The best female Blues guitarist this side of Bonnie Raitt, Samantha Fish, has officially delivered her freshest and most consistent record to date. Certainly leaning more towards the rock side of the blues-rock duality, the scorching opening title track sets a rocking mood that would make Lizzy Hale blush. The slinky and evocative “All Ice No Whiskey” veers toward the sensual side, and the closest she gets here to a ballad, “Imaginary War,” rings through like an Alanis Morisette lover scorned anthem. “Crowd Control” would be a perfect song for Bonnie Raitt to cover, and even the semi-reach here, the collaboration with Tech N9ne, is listenable even when the rap and the fury kick are on full display.
Blues, Rock, Pop, all are handled with equal aplomb here. The varied textures displayed along the journey make this a nuanced listen that will check off many favorable Boxes.
From their highly cool latest release, Death of a Cheerleader, this frisky version shares more DNA with the Joan Jett single than it does with the Tommy James original.
The fourth track from their 2020 release, Saint Cloud. An inspiring song expressing the need to take care of yourself.
Everything is just fun and games, of course, until the new Kanye West record comes out. In the meantime, there is still a slew of new music to tickle our earlobes. Newcomers Cruel Hearts Club is out with a new song, “Sink Low,” that evokes the spirit of Lizzy Hale fronting T Rex.
If you like your rock with a side of ’70s swirling organ and swagger to spare, then Jail Job Eve and “Mid-Flight” will most likely be your jam.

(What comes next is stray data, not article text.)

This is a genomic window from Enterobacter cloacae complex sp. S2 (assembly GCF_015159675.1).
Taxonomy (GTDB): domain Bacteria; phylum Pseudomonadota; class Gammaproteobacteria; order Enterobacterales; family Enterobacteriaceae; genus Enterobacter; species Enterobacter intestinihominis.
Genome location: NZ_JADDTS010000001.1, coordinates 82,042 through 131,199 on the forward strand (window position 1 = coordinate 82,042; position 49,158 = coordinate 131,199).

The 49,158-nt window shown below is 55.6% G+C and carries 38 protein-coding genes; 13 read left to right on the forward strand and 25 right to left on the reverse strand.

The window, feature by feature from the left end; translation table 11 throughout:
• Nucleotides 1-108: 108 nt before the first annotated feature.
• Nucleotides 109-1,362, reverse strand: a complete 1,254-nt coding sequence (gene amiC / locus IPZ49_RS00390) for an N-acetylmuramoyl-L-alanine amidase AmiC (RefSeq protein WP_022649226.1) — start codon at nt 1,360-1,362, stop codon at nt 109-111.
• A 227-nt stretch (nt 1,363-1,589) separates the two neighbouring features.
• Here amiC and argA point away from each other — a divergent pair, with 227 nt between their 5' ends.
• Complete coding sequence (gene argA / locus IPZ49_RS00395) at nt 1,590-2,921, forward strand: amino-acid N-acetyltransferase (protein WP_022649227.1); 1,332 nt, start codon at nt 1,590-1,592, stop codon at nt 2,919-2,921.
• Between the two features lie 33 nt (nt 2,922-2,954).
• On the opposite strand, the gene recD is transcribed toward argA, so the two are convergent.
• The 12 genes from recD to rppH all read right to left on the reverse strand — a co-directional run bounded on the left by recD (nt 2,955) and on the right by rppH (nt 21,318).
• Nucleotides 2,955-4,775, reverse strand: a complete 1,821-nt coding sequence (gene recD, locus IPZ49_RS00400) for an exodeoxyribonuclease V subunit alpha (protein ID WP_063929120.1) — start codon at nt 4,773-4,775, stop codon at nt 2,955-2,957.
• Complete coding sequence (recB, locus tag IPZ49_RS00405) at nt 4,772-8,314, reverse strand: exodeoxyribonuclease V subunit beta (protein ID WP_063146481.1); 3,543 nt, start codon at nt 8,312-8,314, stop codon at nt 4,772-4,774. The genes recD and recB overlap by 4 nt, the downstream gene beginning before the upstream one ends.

And, the band Sweet Crisis brings their brand of Classic Rock Inspired pathos to your ears with “Ain’t Got Soul” from their latest record, Tricks On My Mind.
And, don’t go away just yet. Here are five more musical nuggets for your ears to enjoy.
Brian Setzer – Gotta Have The Rumble
This cat does not stray too far from the Rockabilly tracks on this, his latest album, Gotta Have The Rumble. Taking a break at home in the twin cities during the pandemic, Setzer recorded this album in new-school style. Brian was in Minneapolis, the drummer was in Nashville, and the bass player was in Memphis. It wasn’t ex-Stay Cat Lee Rocker.
There is joy and buoyancy to every track on this one, with songwriting depth lacking on a typical Cats record. “Smash Up On Highway One” is a ghostly noir tune that can be quite relatable to anyone who has driven that particular stretch of the PCH in Southern California. “The Cat With Nine Lives” is a typical rockabilly inspired tune that will bring to mind “Seven Nights to Rock,” the scorcher “Turn You On, Turn Me On” is as close as you will find to a love song on this one. Spoiler alert, the song is about a car.
Southern Avenue – Be The Love That You Want
As Nashville gets more and more overrun by hipsters, in an attempt to reclaim their musical soul, many artists find themselves migrating to Memphis, a city known for Elvis, Al Green, and Isaac Hayes. Southern Avenue, a band in the Sharon Jones and the Dap-Kings tradition, features a blend of Southern soul, R&B, with a touch of Delta blues that is pleasing to the ear and life-affirming to the soul.
With Tiernii Jackson on vocal duties, “Heathen Hearts” is a gospel marvel to the ears, and the title track is a topical call to arms.
Produced by Los Lobos’ Steve Berlin, his presence is everywhere, bringing the Soul-Funk to “Love You Nice and Slow” and “Let’s Get It Together” most particularly. Spend some time with this one. It will brighten your day and make you a better person.
Robert Ellis Orrall – 467 Surf and Gun Club
Named after the physical address of Infinity Cat Recordings, the song “Welcome to Paradise,” featuring a guest vocal from the late-great Leon Russell, is worth the price of admission alone. Putting forth a laid-back Brian Wilson, Elvis Costello vibe Robert Ellis Orall seems to be the person that enters your life when you need him most. Whether he is singing about just hanging out after hours in the studio as he does on “Anthem 47” or channels his inner beach boy on the Pop-terrific song, “Iceberg,” there is something delicious and bacon-wrapped to digest around every tune.